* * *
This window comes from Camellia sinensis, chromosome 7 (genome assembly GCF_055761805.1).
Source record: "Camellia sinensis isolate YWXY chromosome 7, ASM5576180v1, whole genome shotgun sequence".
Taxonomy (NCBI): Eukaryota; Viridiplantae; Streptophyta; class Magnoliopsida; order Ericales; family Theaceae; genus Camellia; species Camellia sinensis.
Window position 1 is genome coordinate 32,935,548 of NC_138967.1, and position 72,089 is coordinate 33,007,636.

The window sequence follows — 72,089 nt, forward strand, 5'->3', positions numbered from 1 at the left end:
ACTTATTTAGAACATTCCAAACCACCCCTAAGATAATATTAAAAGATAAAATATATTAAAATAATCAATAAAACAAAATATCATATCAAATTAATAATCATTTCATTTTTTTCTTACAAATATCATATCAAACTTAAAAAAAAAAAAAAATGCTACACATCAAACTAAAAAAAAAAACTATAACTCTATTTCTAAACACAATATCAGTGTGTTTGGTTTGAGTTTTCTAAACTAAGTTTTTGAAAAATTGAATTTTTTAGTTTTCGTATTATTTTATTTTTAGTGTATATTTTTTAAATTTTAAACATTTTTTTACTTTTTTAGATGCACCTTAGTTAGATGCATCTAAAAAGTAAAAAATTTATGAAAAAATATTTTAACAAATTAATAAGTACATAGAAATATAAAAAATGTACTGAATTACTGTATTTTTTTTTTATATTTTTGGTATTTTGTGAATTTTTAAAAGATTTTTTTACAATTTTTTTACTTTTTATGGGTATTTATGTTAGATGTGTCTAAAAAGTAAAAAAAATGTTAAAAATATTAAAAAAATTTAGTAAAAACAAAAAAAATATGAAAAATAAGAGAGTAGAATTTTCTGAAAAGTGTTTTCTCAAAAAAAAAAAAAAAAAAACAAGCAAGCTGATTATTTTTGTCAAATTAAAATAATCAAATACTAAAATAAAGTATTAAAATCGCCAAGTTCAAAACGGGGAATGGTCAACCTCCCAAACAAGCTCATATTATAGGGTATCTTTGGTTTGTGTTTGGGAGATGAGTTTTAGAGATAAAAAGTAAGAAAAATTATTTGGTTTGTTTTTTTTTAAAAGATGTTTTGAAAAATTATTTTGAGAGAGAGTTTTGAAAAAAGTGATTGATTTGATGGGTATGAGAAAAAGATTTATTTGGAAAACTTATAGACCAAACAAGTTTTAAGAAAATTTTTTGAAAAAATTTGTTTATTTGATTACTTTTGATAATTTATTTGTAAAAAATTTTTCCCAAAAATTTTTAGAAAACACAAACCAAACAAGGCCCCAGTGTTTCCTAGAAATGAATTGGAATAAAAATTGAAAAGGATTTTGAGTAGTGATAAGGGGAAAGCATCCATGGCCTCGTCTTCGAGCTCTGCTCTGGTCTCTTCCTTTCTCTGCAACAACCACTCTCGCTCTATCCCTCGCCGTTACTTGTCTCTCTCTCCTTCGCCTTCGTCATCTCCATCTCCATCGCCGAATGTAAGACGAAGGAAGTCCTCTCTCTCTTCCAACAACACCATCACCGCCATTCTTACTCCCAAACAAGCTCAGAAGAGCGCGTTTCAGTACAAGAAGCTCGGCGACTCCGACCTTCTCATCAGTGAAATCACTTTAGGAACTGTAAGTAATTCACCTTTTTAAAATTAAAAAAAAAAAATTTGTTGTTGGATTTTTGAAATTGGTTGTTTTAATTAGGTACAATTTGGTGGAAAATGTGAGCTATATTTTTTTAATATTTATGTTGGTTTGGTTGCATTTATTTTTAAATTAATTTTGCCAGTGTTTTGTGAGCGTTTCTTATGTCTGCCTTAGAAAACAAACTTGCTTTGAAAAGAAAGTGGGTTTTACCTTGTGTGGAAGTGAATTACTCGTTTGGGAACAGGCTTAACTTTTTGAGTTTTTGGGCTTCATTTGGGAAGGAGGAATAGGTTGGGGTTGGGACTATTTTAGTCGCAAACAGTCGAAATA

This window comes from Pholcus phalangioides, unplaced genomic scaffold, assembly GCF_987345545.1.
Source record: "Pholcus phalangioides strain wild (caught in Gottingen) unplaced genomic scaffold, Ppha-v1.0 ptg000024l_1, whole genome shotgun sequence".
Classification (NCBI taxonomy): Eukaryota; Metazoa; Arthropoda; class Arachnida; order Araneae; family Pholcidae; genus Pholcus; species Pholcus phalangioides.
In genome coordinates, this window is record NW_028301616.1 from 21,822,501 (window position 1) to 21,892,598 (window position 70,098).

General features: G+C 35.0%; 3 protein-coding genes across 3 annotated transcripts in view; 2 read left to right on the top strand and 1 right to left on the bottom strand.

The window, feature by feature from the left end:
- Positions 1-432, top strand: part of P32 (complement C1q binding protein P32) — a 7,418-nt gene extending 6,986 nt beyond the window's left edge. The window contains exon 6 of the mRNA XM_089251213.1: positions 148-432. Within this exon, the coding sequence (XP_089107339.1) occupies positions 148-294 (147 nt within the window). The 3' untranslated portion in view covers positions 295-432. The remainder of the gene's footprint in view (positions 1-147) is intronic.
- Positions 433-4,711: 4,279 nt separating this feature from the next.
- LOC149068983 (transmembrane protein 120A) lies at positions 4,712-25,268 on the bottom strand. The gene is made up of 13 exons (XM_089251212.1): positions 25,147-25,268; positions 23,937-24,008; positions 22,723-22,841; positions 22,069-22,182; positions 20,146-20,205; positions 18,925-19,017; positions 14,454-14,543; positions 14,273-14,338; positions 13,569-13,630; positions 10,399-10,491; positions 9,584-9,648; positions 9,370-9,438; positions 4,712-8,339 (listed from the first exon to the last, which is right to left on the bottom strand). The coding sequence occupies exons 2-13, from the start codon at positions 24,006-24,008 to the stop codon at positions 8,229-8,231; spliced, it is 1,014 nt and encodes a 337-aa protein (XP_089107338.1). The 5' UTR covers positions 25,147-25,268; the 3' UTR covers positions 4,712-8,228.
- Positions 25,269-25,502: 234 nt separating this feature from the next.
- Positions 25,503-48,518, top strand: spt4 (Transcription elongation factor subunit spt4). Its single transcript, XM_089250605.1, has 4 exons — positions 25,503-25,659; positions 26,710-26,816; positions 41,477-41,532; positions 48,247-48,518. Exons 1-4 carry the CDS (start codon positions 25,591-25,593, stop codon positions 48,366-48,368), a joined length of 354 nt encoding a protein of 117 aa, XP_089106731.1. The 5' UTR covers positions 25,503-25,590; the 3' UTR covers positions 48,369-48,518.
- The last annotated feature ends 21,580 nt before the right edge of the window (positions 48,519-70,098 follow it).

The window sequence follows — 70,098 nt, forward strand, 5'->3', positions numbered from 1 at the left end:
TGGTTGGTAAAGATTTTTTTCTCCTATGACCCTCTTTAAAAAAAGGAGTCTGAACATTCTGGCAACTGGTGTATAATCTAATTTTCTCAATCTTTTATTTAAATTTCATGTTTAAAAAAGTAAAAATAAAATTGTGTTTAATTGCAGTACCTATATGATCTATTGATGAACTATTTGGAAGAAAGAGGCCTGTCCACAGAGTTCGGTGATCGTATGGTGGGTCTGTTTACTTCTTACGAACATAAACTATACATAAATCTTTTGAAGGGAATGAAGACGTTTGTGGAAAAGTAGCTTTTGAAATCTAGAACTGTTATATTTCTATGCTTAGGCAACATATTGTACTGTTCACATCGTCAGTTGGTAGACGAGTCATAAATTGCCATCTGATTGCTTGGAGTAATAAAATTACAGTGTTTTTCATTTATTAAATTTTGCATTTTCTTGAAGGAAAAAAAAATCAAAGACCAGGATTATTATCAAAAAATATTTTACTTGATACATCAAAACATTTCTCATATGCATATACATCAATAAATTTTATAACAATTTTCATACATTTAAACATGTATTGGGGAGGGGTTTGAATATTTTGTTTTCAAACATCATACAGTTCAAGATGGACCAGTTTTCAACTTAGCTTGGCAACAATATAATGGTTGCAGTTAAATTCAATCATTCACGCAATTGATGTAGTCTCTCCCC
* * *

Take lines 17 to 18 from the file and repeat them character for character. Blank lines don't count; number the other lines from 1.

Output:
- Positions 25,503-48,518, top strand: spt4 (Transcription elongation factor subunit spt4). Its single transcript, XM_089250605.1, has 4 exons — positions 25,503-25,659; positions 26,710-26,816; positions 41,477-41,532; positions 48,247-48,518. Exons 1-4 carry the CDS (start codon positions 25,591-25,593, stop codon positions 48,366-48,368), a joined length of 354 nt encoding a protein of 117 aa, XP_089106731.1. The 5' UTR covers positions 25,503-25,590; the 3' UTR covers positions 48,369-48,518.
- The last annotated feature ends 21,580 nt before the right edge of the window (positions 48,519-70,098 follow it).